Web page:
Gemma Wood Via Email

I've had limited success shooting bands on stage with my Canon 450D, and I wonder what I'm doing wrong. What settings would you recommend? Do you have any advice?

□ Matt replies: Shooting bands can be a tricky affair, particularly with lights constantly changing. For this reason the most important advice would be to shoot Raw, so that any corrections may be applied later, with regards to colour casts and exposure. Try to familiarise yourself with the lighting (maybe speak to whoever is in charge) so that you know exactly how it is likely to change. If you do end up with any shots that might suffer because of colour issues, remember that there's a chance they may work better in black & white, which you can always apply later.

Although I have had good results using partial metering, I tend to stick to an evaluative pattern most of the time as I find it easier to work with when there is movement and constant changes in exposure, quickly applying compensation where I can see it being necessary. Be wary about using automated settings

(such as ISO) as the camera may select what's right for a particular focal length without taking subject movement into consideration. A way round this is to bump your ISO high enough to give you sharp, focused images; you can always remove noise later but blurry movement is nigh-on impossible to rectify. Finally, if you can use a long zoom lens, you'll be more likely to end up with a more interesting mix of both group shots and individual faces and close-up details.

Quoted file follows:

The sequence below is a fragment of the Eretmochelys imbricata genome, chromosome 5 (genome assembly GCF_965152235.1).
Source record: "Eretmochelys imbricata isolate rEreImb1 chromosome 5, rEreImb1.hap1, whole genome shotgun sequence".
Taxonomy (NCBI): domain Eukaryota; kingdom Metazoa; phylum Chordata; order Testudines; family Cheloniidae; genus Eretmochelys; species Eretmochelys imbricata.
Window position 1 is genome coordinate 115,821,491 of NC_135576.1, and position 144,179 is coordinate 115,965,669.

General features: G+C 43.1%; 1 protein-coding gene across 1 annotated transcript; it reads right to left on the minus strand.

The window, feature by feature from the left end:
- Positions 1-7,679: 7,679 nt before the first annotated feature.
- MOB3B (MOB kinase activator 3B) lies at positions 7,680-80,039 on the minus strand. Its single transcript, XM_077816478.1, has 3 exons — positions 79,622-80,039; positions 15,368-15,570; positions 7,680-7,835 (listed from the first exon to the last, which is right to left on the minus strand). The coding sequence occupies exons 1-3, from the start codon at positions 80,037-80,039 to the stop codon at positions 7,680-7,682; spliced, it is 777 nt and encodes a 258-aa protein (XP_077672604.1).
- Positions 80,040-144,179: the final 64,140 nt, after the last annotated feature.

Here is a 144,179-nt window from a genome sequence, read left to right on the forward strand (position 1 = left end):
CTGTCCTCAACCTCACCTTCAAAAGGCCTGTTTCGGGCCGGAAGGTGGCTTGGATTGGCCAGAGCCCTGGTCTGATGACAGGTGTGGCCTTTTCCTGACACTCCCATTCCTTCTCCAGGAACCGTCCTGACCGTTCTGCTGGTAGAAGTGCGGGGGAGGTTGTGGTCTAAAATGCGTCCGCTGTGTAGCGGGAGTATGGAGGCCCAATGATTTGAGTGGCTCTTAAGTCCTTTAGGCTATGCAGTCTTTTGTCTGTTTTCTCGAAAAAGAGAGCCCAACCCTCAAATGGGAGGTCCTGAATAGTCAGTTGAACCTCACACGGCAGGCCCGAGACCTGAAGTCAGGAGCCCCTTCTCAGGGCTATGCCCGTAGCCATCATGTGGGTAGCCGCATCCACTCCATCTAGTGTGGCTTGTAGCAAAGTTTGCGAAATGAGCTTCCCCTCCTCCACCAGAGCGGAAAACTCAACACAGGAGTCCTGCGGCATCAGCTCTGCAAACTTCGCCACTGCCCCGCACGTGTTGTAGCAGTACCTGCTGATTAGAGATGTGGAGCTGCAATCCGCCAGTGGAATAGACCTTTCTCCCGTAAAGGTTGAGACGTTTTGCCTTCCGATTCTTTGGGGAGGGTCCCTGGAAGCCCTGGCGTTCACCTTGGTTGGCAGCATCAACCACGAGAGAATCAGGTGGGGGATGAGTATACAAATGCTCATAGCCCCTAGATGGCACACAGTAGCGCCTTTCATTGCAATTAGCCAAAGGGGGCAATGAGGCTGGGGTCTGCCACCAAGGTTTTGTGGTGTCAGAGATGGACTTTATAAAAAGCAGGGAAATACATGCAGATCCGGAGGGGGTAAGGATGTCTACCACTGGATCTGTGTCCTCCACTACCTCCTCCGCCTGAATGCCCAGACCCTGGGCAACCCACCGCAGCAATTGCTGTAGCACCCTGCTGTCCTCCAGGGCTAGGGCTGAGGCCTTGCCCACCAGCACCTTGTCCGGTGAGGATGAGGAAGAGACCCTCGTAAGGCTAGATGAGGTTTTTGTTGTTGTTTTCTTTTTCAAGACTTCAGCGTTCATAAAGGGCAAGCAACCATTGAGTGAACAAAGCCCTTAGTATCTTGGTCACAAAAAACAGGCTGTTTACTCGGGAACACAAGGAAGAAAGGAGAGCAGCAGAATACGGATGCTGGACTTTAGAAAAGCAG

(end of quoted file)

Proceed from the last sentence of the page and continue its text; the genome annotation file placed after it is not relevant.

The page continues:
characteristics of particular films, which may bring you closer to what you're used to. The most recent DSLR to feature these was the 55 Pro, which, although not the newest of DSLRs, does bring with it the advantage of being compatible with any F-mount lenses you've been using on your F2.

Should you decide on a different camera, you may benefit from a software package that aims to emulate popular film emulsions. Two such packages are Alien Skin's Exposure 2 and DxO's Filmpack v2. Both feature many film stocks, from Kodachrome and colour negative films to black and white emulsions such as Kodak's Tri-X and even Polaroid. We've reviewed both, but we particularly like DxO's Filmpack software which gained a WDC Gold Award. Failing that, you can use a program such as Photoshop to make slight adjustments, like adding grain to an image, saturating and desaturating colours, and experimenting with Curves and Levels to adjust contrast and tonality. This is admittedly a longer way round the issue, but it gives you individual control over a range of parameters.

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